Denver's Startup Ecosystem is Bolstered by Community
Lessons learned from the 2019 Denver Startup Week
With consistent and considerable GDP grow since 2009, Denver is quickly establishing itself as a hub for entrepreneurs to grow businesses out of ideas and dreams. But why is this?
According to a new study from Clever Real Estate, Denver — as well as Aurora and Lakewood — was ranked the No. 12 most affordable city to launch a startup in the U.S. The report tracked startup density (25.3%), startup growth (25.98%), self-employed workers (4.8%), startup employees (6.25%), education (37.14% with bachelor’s or higher) and cost of living (106.3%).
On the heels of Denver Startup Week (DSW) — which had a record 20,000 attendees at the five-day event — it’s worth evaluating outside of these numbers just why the city is becoming a bustling metro for entrepreneurs.
During DSW, I attended panels and discussions spanning the many industries where startups are blossoming including technology, art, the outdoors, government, aerospace and much more. What I heard most consistently was that the community surrounding entrepreneurs is what makes Denver unique against other booming metros like San Francisco, Seattle and New York.
“Denver has a vibrant, growing economy,” says Elizabeth Salomon, the CFO of Xactly, a sales performance software firm. “And that is evidenced by the people coming through the door.”
Across industries, there were two factors building Denver’ unique startup economy: businesses here commit to doing better for society and consumers are holding businesses accountable to that and Coloradans (and Denverites) are committed to helping each other.
Brought Together by Accountability
“When we come together we build a better city,” says Rep. Leslie Herod (HD-8). “A lot of our businesses have a baseline for social justice and want to have visibility in the community, a lot want to give back.”
Rep. Herod calls this an “underlying social contract” where Colorado consumers hold businesses accountable, and this affects their bottom line.
And she’s right, Colorado has the highest concentration of B-Corps in the U.S.
Part of this social contract is holding Denver entrepreneurs accountable to build more diverse and inclusive businesses. In almost every single event I attended, this topic was discussed, if not the center of discussions. While there are still improvements to be made, a lot is already being done.
“Colorado is a resourceful place and we aren’t afraid of issues,” says Erica Brown, head of talent and change management at Transamerica. “Just the fact that we bring people together and are talking about them, will make the difference for us.”
For women in the workforce, many companies here are working to improve their hiring and HR processes, others such as Rockies Venture Club (RVC) and Dope Mom Life CEO Dianne Myles are working to democratize access to capital. RVC’s portfolio is comprised of 50% women-led businesses and it is now working to increase its number of women investors. Myles is the grant manager at AJL Charitable Foundation, which is providing grants to under-served entrepreneurs.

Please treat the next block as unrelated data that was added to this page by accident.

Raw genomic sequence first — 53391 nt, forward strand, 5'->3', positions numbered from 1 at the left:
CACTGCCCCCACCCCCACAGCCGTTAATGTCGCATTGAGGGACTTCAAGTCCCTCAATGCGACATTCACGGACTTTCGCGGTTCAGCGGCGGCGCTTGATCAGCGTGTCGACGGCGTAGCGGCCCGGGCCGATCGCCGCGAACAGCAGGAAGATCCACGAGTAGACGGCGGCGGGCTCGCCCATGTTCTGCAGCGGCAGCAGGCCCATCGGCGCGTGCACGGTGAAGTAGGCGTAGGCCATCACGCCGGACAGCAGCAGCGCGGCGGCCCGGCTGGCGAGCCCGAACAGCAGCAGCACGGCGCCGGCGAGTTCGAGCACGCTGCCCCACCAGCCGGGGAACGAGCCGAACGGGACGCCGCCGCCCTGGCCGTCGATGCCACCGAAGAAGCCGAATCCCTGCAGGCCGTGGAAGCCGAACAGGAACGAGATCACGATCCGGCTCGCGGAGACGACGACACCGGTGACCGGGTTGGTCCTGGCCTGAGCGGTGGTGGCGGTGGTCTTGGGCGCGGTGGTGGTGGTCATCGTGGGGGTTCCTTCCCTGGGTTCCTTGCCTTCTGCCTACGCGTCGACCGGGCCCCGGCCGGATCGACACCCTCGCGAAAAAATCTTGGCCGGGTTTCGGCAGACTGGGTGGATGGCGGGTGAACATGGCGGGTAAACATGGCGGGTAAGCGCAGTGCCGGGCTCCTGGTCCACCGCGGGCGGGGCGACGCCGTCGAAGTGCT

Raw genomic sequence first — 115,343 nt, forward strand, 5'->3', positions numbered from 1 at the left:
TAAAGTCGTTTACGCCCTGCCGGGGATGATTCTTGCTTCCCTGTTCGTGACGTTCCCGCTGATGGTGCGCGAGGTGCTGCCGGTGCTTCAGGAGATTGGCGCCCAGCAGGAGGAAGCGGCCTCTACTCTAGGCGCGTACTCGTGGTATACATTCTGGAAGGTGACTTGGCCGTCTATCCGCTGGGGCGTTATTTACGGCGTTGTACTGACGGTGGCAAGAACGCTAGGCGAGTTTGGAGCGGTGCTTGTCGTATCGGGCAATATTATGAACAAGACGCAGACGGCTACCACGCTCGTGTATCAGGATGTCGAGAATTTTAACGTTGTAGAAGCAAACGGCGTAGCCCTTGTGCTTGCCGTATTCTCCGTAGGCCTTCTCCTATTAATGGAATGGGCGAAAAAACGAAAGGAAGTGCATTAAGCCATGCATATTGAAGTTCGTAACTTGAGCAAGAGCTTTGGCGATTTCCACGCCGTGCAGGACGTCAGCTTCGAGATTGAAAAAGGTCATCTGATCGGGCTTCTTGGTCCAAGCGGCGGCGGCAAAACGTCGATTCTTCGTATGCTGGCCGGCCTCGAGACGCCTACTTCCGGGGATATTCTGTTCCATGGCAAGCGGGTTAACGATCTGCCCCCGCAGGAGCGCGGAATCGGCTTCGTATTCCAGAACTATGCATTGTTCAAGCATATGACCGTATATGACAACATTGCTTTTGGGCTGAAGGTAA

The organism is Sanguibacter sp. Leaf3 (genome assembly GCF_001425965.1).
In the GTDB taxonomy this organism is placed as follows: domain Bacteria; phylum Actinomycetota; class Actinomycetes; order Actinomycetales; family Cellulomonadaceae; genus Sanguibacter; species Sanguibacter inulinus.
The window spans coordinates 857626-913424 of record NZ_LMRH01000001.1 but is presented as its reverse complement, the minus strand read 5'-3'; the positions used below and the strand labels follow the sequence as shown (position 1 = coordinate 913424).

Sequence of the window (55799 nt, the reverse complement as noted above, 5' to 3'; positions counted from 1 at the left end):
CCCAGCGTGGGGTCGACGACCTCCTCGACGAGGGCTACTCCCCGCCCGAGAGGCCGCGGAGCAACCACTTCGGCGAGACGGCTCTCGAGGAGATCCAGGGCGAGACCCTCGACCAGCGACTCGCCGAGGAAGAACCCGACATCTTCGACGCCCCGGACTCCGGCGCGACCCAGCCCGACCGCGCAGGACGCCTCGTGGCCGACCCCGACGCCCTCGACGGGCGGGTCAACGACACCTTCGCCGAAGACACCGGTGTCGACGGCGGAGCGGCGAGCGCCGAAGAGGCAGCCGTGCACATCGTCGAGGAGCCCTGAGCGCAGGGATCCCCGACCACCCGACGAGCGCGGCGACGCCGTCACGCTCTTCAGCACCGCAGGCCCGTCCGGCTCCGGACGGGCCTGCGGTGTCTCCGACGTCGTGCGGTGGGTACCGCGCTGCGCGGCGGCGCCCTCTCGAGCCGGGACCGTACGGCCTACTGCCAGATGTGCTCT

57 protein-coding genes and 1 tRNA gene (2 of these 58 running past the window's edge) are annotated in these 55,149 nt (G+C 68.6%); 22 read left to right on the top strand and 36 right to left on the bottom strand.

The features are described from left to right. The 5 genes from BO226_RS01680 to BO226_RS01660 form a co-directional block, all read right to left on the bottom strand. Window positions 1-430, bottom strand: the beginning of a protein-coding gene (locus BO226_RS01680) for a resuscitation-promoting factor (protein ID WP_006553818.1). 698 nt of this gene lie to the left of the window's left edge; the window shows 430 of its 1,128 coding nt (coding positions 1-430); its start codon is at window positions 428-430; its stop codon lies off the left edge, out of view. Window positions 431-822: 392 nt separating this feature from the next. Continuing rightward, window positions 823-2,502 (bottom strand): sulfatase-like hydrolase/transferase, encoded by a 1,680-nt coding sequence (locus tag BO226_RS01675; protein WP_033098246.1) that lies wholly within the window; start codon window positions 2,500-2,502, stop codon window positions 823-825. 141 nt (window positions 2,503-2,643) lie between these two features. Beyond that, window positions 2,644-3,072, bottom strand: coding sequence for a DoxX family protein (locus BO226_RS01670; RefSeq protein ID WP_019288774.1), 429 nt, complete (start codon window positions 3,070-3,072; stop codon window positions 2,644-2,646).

JPMorgan Chase, one of the event’s sponsors, invested $630,000 in three Colorado nonprofit organizations that are supporting Denver’s underserved entrepreneurs and small business community. These were The Commons on Champa, DreamSpring and Mi Casa Resource Center.
Brought Together by Values
“Colorado doesn’t want to be Silicon Valley,” says Natty Zola, partner at Matchstick Ventures and managing director at Techstars, in a panel that brought together the top venture capital (VC) firms from across the country.
From an outside perspective, these VCs (many of which were from Silicon Valley) highlighted that the scrappiness of Denver and Colorado companies will bring success to the entire ecosystem.
“Having a strong set of cultural values that drives everyone forward is important as Denver grows its landscape,” says Parsa Saljoughian, partner at IVP. “What Denver has is a strong community and a willingness to help — keep this, because that drives the industry forward.”
When the panel was asked to describe Colorado’s startup ecosystem in one word the answers included: “throwback,” as in nostalgic for the budding and bootstrapping days of Silicon Valley; “community,” highlighting that having a startup event for eight years is very unique; “proud,” as Coloradans’ ego is held in its high values”; and “mission-driven” (in both the intent for customers and for employees).
One theme for the week, and the reason this panel was a packed event, was access to capital. Time-and-time again, panel-after-panel what i heard was to build relationships, find mentors, ask for help, build awareness and this network will help build stronger businesses and attract the capital as a result. This includes building relationships with VCs, investors, lawyers, other founders and experts across markets.
“Be excellent to one another — as companies become successful, helping to foster community is going to create a more dynamic ecosystem” says Ted Wang, investment partner at Cowboy Ventures. “Be conscious about how you can be of service to other people. You’re already seeing the benefit of the work in the past years [in Denver].”